Classic Mac Hardware (Troubleshooting, Upgrading, & Modifying) > General Hardware Discussions

The 2040 issue.

(1/5) > >>

MacTron:
Apple picked 1/1/1904 as its base, time zero. All time was stored internally relative to that date. But Apple didnít store it as so many days, months, and years after the base; instead, the Mac tracked seconds since time zero usig a 32 bit number.

The 68k Macintosh will be able to count seconds until 6:28 a.m. on February 6, 2040. Better yet, every Power Macintosh ever built, since they use an even larger number, can count the seconds from time zero until sometime in A.D. 29,940.
However, even the Mac isnít quite perfect. In older versions of the Mac OS, the Date & Time control panel only lets you set dates from 1/1/1920 through 12/31/2019. In new versions of the Mac OS, the Date & Time control panel lets you set dates from 1/1/1904 through 2/5/2040. 

According Geoff Duncan:
If your computer is running system software released in the last decade System 6.X through Mac OS 8.6 it can handle dates from 30,081 B.C. to A.D. 29,940  :o

http://www.macworld.com/article/1015346/y2k.html

Confusing info, as always ...

But the issue isn't in to the Date & Time control panel IMHO, but into the System, because I have restarted without any extension or control panel and system couldn't pass 6:28:14 a.m. on February 6, 2040 anyway.


nanopico:

--- Quote from: MacTron on November 21, 2015, 05:52:43 AM ---According Geoff Duncan:
If your computer is running system software released in the last decade System 6.X through Mac OS 8.6 it can handle dates from 30,081 B.C. to A.D. 29,940  :o

--- End quote ---

This is really the most confusing part.  This statement is true when you call any of the api functions to convert, manipulate, compare dates that don't involve the system date/time.
Apple used this fact to say that it could handle such a large range and just kind of skipped over the system date/time info.

I know that linux/unix and os x doe the exact same thing for setting the system date.  Only difference is that their zero time (or usually referred to as the epoch) is some where int he 1970's or newer.  Why apple ever chose 1904 is beyond me for their epoch.

MacTron:

--- Quote from: nanopico on November 21, 2015, 06:37:03 AM ---I know that linux/unix and os x doe the exact same thing for setting the system date.  Only difference is that their zero time (or usually referred to as the epoch) is some where int he 1970's or newer.

--- End quote ---

... and they use a signed 32 bits number.


--- Quote --- Why apple ever chose 1904 is beyond me for their epoch.

--- End quote ---

"... in part because it's mathematically convenient to have a calendar system start on a leap year"

http://lowendmac.com/lab/04/0115.html

nanopico:
Make's sense to pick a leap year, but why not something more realistic like 1972, 1976.  They could have also used 1980, but considering the macintosh project start in 1979 and it in part was influenced/contained some parts of the Lisa which started in 1978 I could see using '76 for the year at least for system time.  As at the time there really was no practical reason to set your system clock to a date less than the current date.

In all seriousness though the whole subject is just fascinating to me really.

To fix it you can do one of two things. (if there are more then awesome.)
Change the epoch it uses to calculate the date. That will buy you 137 years. Trouble with that is than any system calls that do calculations that depend on the epoch date will need to be thoroughly tested for correctness.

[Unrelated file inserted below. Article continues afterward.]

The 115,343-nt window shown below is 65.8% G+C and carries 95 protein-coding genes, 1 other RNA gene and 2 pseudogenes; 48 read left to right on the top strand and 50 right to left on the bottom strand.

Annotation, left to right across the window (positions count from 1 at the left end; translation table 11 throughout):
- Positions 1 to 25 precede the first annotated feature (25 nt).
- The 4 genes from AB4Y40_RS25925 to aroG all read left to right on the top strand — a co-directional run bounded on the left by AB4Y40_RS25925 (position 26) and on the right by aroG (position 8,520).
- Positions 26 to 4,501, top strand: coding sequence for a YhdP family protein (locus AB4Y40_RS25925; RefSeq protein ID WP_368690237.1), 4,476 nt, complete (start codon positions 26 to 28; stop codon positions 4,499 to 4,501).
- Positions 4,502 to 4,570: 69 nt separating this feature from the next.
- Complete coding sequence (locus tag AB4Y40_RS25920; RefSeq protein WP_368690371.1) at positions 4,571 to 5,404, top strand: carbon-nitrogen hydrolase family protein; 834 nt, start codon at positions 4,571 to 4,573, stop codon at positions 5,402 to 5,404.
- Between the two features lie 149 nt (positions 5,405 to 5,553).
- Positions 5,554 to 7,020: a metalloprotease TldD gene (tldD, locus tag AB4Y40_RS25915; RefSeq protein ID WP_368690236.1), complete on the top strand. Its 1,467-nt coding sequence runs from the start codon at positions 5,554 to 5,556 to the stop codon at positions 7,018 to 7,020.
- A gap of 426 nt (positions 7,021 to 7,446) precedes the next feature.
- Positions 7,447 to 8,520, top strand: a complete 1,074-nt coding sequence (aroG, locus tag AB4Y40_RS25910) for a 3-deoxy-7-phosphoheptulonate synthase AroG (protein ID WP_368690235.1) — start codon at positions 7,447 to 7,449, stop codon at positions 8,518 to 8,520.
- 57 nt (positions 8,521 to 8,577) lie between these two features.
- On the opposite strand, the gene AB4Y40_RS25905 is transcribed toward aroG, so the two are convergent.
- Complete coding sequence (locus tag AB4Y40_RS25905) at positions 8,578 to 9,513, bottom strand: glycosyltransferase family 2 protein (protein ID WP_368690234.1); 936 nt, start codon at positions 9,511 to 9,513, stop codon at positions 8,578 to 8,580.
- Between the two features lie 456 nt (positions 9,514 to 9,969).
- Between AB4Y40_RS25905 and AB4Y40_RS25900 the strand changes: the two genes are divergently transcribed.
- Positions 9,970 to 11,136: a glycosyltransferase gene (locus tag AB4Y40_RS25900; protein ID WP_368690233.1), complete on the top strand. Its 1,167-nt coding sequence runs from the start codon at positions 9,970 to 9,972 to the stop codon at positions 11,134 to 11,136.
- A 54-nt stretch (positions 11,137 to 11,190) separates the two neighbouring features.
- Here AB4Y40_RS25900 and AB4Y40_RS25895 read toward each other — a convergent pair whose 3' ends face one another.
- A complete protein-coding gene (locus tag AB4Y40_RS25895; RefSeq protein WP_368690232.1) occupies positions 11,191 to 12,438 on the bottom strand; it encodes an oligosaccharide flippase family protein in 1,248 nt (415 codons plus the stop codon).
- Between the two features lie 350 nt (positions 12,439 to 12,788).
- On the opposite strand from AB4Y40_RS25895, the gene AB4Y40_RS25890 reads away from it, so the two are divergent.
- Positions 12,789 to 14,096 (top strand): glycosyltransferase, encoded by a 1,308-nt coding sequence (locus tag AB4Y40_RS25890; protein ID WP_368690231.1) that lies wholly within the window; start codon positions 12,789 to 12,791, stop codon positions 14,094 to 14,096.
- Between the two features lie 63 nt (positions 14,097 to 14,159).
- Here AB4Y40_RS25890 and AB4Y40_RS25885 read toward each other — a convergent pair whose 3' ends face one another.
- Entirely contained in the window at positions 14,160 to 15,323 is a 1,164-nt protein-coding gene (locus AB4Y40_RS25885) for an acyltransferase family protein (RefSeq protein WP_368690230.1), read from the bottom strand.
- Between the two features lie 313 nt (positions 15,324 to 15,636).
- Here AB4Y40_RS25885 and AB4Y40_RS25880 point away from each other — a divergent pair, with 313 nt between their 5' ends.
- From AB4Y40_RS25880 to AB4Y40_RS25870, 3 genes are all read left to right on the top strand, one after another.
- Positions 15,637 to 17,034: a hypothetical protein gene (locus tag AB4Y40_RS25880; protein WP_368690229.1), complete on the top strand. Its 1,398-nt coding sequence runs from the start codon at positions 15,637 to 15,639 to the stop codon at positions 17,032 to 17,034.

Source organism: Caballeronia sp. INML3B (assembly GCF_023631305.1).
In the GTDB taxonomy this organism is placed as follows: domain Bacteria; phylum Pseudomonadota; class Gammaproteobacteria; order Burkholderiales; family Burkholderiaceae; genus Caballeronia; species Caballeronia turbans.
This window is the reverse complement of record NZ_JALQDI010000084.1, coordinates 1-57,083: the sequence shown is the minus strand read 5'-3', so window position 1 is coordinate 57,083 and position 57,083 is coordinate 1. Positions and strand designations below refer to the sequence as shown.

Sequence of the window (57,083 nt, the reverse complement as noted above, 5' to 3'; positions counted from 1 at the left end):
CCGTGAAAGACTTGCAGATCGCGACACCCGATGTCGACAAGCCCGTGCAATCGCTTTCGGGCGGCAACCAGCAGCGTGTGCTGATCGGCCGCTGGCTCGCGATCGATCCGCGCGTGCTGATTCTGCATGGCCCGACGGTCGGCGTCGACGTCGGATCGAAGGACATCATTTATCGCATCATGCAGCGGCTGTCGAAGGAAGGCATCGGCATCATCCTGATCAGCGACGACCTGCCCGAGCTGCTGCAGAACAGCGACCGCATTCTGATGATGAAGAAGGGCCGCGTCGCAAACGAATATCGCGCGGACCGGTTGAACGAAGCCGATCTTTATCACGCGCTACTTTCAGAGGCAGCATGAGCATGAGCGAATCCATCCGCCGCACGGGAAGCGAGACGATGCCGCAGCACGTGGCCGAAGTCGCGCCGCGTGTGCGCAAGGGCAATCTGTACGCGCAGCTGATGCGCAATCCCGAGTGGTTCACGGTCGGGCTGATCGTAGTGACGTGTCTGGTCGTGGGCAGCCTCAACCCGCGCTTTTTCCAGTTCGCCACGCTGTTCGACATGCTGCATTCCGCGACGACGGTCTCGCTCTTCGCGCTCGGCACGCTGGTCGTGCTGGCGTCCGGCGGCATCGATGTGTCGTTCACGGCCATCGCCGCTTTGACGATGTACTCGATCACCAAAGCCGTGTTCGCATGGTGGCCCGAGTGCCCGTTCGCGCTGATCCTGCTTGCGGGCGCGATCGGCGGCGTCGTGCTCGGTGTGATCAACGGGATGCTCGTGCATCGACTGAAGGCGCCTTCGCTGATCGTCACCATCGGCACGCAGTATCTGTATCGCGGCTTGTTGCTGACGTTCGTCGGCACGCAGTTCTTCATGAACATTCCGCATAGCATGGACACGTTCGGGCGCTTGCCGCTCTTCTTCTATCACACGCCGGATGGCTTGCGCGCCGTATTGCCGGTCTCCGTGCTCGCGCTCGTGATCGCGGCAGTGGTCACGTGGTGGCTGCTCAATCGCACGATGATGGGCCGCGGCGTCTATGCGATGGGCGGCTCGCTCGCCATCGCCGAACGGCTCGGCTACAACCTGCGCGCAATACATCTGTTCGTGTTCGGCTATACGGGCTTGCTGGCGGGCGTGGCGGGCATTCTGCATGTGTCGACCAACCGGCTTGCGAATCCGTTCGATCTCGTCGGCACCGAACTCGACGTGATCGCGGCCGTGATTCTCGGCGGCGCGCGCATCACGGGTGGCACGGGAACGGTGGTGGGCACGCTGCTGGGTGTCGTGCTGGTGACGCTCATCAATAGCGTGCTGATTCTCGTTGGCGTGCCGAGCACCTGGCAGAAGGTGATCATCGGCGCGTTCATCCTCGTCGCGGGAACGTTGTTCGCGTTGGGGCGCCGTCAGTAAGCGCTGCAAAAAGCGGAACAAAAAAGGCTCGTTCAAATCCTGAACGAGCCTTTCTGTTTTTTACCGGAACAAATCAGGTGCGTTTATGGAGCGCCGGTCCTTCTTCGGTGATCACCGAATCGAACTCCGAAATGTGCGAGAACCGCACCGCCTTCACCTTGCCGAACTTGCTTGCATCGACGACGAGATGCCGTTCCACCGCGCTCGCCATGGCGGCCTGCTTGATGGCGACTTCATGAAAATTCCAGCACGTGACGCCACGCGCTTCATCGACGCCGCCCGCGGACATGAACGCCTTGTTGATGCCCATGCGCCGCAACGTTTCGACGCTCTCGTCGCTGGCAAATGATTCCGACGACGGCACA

The other way is a little trickier.  Add a counter stored on disk in say preference file or something, that counts the number of times the real time clock that provides the 32 bit value for calculating. You would have to detect the difference between a roll over and the pram just resetting, but you could put some rules in that guess at that with fairly descent accuracy.
Then you update/patch all call to get the seconds from epoch to accept a 64 bit unsigned int that would be the current 32 bit int value multiplied by the number of role overs that have occurred.  In theory all other date/time function would remain the same so it wouldn't be as important to test them, but they sure should be.

MacTron:

--- Quote from: nanopico on November 21, 2015, 07:07:03 AM ---Change the epoch it uses to calculate the date. That will buy you 137 years. Trouble with that is than any system calls that do calculations that depend on the epoch date will need to be thoroughly tested for correctness.

--- End quote ---

This method that's what I first thought that can solve the issue... but actually we don't know what kind of side effects can have, and where to find the epoch data to be changed ...


--- Quote ---The other way is a little trickier.  Add a counter stored on disk in say preference file or something, that counts the number of times the real time clock that provides the 32 bit value for calculating. You would have to detect the difference between a roll over and the pram just resetting, but you could put some rules in that guess at that with fairly descent accuracy.
Then you update/patch all call to get the seconds from epoch to accept a 64 bit unsigned int that would be the current 32 bit int value multiplied by the number of role overs that have occurred.  In theory all other date/time function would remain the same so it wouldn't be as important to test them, but they sure should be.

--- End quote ---

Sorry, I don't fully understand this ... may be my low English skills  :'( ...

Navigation

[0] Message Index

[#] Next page

Go to full version